Matt Miller - The Archives
Can Americans handle the truth about gas prices?
The Washington Post, March 9, 2011

Hello again, everyone! I'm Matt Miller. And welcome to "You Can't Handle the Truth," our weekly quest to see if Americans can face the facts needed to solve our most pressing problems—or whether we'll succumb to the curse that trapped the Roman empire before it fell, when, as the pundit Livy put it, "the people could bear neither their ills nor their cures."

[Turns to the studio audience]

Matt: What do you say, America? Can we bear our ills?

Audience [roaring in unison]: No!

Matt: But can we bear their cures?

Audience: No!

Matt [winking]: You see the dilemma. Today's rendezvous with truth? Gas prices. With Libya in chaos and Mideast jitters sending gas past $3.50 a gallon, we'll take on the most sacred cow in the entire bovine pantheon: the entitlement to cheap gas. In our pre-show poll, we asked our studio audience if they would support higher gas taxes (and thus even higher prices) to achieve a rare public policy trifecta. First, we'd reduce our dependence on oil. Second, we'd create market incentives to invest in clean energy. And third, we'd raise much-needed revenue to shrink our budget deficit. As a bonus, we might eventually stop sending young Americans to die for oil in the Persian Gulf, too!

Alas, 80 percent of you said "no," you would not support higher gas taxes, while only 20 percent said "yes"—and that's where it usually ends in real life. But not on "You Can't Handle the Truth"—where public resistance to sensible reform is just the start of the education campaign our politicians lack the guts or incentive to pursue!

Before we turn to this week's quiz, let's check in with the lovely Angela Barrow, our damsel of debt. Angie, what's the latest number on the red ink we're running?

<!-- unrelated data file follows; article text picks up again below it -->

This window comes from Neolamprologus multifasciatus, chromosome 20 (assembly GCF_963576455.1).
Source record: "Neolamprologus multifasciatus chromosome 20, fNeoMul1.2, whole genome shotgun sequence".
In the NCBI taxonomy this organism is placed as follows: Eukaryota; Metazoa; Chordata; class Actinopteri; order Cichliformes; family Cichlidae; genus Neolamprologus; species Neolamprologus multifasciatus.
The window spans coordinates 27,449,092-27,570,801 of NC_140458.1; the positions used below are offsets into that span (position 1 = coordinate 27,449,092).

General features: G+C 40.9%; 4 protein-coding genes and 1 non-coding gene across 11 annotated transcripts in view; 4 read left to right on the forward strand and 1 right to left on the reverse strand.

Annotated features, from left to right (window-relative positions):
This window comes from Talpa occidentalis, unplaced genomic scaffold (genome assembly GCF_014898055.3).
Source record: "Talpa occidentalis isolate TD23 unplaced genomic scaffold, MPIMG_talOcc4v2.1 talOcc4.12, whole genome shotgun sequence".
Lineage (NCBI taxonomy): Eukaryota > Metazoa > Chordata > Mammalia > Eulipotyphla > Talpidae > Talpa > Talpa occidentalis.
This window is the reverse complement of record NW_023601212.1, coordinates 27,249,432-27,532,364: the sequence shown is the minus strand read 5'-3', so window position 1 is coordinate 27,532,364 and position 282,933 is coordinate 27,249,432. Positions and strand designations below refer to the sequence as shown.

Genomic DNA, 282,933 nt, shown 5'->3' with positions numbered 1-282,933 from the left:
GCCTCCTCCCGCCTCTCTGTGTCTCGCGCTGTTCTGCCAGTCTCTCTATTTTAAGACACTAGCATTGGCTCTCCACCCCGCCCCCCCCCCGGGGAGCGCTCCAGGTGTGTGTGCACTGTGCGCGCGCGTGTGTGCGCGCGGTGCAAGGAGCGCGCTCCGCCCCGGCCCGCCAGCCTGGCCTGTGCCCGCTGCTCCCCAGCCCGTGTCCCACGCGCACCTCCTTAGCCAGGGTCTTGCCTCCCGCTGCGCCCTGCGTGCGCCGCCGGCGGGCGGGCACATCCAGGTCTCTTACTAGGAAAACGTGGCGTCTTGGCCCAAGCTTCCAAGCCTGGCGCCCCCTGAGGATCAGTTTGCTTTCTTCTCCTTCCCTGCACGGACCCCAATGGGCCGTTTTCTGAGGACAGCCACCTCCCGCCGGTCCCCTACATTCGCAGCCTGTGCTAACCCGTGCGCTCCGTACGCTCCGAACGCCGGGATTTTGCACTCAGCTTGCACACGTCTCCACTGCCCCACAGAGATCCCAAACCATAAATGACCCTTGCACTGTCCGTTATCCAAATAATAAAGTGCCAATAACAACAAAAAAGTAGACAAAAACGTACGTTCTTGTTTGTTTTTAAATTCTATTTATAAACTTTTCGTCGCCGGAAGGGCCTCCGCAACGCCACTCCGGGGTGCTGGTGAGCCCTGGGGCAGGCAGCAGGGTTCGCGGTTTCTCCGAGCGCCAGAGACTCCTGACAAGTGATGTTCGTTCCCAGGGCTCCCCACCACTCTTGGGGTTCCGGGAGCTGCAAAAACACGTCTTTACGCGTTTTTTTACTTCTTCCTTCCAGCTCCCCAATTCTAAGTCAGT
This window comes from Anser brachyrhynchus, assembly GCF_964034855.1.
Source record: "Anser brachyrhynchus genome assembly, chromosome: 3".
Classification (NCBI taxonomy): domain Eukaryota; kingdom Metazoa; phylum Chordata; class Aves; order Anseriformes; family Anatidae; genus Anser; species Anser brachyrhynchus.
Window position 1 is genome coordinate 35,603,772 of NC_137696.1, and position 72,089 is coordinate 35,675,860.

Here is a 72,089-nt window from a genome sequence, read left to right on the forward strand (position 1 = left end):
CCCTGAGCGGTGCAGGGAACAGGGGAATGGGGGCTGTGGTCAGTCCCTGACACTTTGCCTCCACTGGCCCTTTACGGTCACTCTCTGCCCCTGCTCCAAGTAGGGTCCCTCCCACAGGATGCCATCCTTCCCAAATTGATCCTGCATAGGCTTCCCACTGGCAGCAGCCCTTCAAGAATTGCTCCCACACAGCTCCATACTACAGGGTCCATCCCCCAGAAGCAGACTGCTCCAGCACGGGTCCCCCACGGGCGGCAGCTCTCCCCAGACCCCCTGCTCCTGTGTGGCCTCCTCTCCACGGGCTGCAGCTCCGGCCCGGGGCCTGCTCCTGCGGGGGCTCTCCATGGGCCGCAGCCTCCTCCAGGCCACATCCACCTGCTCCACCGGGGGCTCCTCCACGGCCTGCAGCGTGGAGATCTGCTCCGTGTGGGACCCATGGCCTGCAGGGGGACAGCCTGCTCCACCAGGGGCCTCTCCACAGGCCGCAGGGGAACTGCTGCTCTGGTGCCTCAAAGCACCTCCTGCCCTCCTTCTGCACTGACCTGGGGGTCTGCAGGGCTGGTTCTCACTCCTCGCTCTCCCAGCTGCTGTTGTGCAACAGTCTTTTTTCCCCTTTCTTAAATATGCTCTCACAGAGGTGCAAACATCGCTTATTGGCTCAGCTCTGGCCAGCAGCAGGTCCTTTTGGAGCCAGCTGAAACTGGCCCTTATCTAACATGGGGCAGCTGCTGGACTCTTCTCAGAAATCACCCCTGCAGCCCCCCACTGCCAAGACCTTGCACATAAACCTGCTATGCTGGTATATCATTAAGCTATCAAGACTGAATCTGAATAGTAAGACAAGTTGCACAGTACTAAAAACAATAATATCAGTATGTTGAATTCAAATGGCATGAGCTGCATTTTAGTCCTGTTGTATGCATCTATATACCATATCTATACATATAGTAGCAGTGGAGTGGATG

[Cut to curvy blonde in skimpy dress and high heels standing next to oversized national debt clock.]

Angela: It's so big tonight, Matt.

Matt: How big is it, Angie? Angela: Mmmm . . . $14.2 trillion and rising.

Matt: Thanks, Angie—you always make the bad news a little easier to bear. But now—time for another round of Mind-Altering Facts. You know how it works. Our studio audience—a representative sample of American voters—has instant-response devices to measure what they know, or don't.

First question: If you adjust for inflation, are gas prices today, with their recent spike, higher, lower or about the same as they've been over the last 40 years? Answer on your handheld, folks [camera pans audience as theme song from "Beverly Hillbillies" plays for six seconds] . . . Okay, let's see what we've got. . . . As the Truth Scoreboard shows, 60 percent of you think gas prices are now higher, 38 percent think gas prices are about the same and just 2 percent think they're lower than they've been in the past. . . .

Well, ladies and gentlemen, see if you can handle the truth, because adjusted for inflation, gas prices today are actually lower than they were decades ago!